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Hogben, Henry Francis Thomas

Hogben, H F T , Lieut., 2nd Norfolk Regiment received his early education at Bedford Grammar School and entered Guy's in October, 1909, winning the London University Open Scholarship. He passed his first M.B. examination in July, 1910, and entered the wards in October, 1912. Amongst his appointments he was Medical Ward Clerk to Sir Cooper Perry and dresser to Mr. Steward.

At the outbreak of war he was working for his final examination, but as he already held a commission in the 10th Middlesex, he had to forego his studies and answer to the Mobilisation order.

After training in England for two months, his regiment was ordered out to India, in October, in which country he remained, until August of this year. He was then selected to take a draft from the 10th Middlesex to the Persian Gulf, where he became attached to the Second Norfolk Regiment. He fell in an action in which his regiment was engaged between the days of November 22nd and 24th.

During his life at Guy's, Harry Hogben was a member of the Artists' Rifles, was a keen territorial, whilst his skill as a marksman was envied by all his pals. At Bisley he achieved many successes, and was in the King's one hundred in the years 1913 and 1914. Amongst other sports he represented the Hospital as a "heavy-weight", and was always a regular man, to turn out for a game of "Rugger". And so the Alma Mater has to mourn the loss of another of her sons one who, on the point of qualifying, gave up all - and right willingly too - for his King and Country. Guy's Hospital Reports Vol.LXX, War Memorial Number


First name(s)Henry Francis Thomas
Family detailsSon of Frederick Hogben, 56 Goldington Avenue, Bedford
Previous educationBedford Grammar School
CollegeGuy's Hospital
Dates at college1909 (London University Open Scholarship) to 1914
Dept / courseLondon M.B.
QualificationsFirst M.B.
Military unitMiddlesex Regiment, 10th Bn. Attd. 2nd Norfolk Regiment
Date enlistedOutbreak of War
War / conflictWorld War One (1914-1918)
CampaignsIndia; Persian Gulf
Date of death22 November 1915
Rank at deathLieutenant
Cause of deathKilled in action
Commemoration(s)Guy's Hospital Memorial; Basra Memorial, Iraq

Copy of a letter written to his parents 11 October 1915:-

Indian Expeditionary Force “D” Azizieh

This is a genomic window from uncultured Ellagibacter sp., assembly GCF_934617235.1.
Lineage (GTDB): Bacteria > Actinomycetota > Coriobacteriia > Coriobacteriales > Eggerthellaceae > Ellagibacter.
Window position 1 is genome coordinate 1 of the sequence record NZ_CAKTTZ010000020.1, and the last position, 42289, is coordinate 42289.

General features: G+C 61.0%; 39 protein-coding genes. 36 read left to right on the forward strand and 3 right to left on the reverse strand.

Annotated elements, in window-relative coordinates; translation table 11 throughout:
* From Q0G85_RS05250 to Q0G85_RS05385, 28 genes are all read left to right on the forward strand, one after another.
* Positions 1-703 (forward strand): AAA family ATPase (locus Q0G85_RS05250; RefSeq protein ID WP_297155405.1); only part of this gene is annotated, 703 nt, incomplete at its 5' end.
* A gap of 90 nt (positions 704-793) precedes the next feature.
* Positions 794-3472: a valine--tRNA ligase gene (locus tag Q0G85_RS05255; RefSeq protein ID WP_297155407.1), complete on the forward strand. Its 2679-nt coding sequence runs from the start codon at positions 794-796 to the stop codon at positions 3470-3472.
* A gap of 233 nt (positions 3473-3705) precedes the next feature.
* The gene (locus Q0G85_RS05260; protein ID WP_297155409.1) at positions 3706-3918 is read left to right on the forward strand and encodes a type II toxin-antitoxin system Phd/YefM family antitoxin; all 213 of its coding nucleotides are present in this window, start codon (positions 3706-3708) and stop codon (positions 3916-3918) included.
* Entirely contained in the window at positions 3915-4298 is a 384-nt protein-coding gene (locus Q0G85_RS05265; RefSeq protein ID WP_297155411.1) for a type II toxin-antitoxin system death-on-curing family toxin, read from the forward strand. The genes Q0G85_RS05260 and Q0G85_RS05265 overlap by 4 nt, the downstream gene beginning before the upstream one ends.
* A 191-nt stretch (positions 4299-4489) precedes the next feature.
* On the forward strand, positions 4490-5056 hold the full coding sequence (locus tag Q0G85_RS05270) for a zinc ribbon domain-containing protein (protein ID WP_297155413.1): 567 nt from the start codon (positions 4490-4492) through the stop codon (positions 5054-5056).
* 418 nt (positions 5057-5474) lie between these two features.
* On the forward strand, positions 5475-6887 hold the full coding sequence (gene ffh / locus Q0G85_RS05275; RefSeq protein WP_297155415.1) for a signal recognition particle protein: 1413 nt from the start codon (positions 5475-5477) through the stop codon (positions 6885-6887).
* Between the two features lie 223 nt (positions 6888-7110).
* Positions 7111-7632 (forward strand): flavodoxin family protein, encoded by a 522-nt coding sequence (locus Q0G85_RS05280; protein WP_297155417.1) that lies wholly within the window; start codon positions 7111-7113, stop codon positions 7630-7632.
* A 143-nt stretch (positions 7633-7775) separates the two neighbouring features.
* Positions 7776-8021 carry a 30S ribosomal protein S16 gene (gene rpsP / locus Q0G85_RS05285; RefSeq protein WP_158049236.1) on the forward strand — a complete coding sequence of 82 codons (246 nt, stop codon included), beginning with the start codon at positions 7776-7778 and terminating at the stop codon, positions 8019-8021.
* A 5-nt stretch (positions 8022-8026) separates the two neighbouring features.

We were now at a place called Azizieh, about 50 miles from Bagdad. My last letter was written from Sunnaiyat, which was our last standing camp. On 24th September we experienced the joys of a dust storm, which enveloped us all day. Everything was gritty, even my eyelids when I winked! The next morning the enemy introduced us to a new form of frightfulness, by bringing a couple of guns down the river and shelling the camp at 4.45 a.m. Casualties one mule killed, one tent pole severely wounded. The next morning we left Sunnaiyat for the advance on Kut-el-Amarah, our kit being reduced to one blanket and what we carried on us. This was Sunday, we advanced a few miles up river and disembarked just out of range of the enemy’s heavy guns. They spent all that day and part of the night trying to reach us but failed. On Monday we (18th Brigade) advanced to the centre of the enemy’ disposition to occupy his attention while the 16th and 17th Brigades did a flank march. We soon came under shell fire, and after a time I was unable to advance further with my platoon, so we halted and commenced to dig for all we were worth. It was necessary too, for the Turkish gunners had our range to a yard, and plastered us with shell.  One man was wounded in the trench, such as it was, and when we did advance a shrapnel caught us squarely just as we were leaving the trench, and killed my sergeant a few yards away from me. No one else was touched. I then got up to the second line with the rest of my company where we lay for the rest of the day with the sun blazing on us, and terribly little to drink. That night we began to dig again, a little nearer the enemy’s position. That night we did not even have our one blanket, and as the nights are now bitterly cold you can imagine our sleep was hardly refreshing. Next morning the other two brigades made their attack while our guns shelled the enemy’s position from our rear. The Turks had a lot of guns and gave us a tremendous shelling and the noise was terrific. I was so tired though that I slept through two hours of it in the morning. The 16th Brigade finally crumpled up the enemy’s left, and those in front of us had to go or they would have been caught in the rear. This they did during Tuesday night and on Wednesday morning we walked up to their barbed wire and through it to the trenches beyond. They had a most magnificent position which we could never have taken with a frontal attack, and I am glad that we did not have to try. That evening we moved over the river again and re-embarked for the pursuit, and I had my first wash since Saturday morning. You cannot imagine what awful objects we looked, unshaved, unwashed, inches deep in dust which had caked to mud where we sweated and woefully tired. Well, a bath and a shave worked wonders, but I still feel tired.  Should so much like to sleep in a bed in pyjamas once more. The ground is very hard and I am tired of my clothes too, but still I can stick it all right, you need not worry about that and I shall enjoy the rest all the more when I get it. This is a miserable letter and I am afraid it will bore you, but I do not feel in my best vein for scribbling to-day. I have not had a home mail for nearly three weeks and goodness only knows when they will reach here, but I live in hopes. It takes a letter longer to get from Basra to here than from Sunderland to Basra now. The river is low and so few boats are available. Well I must say good bye for now and lots of love to everyone …… Chocolate will be most frightfully acceptable now that the cold weather is on us.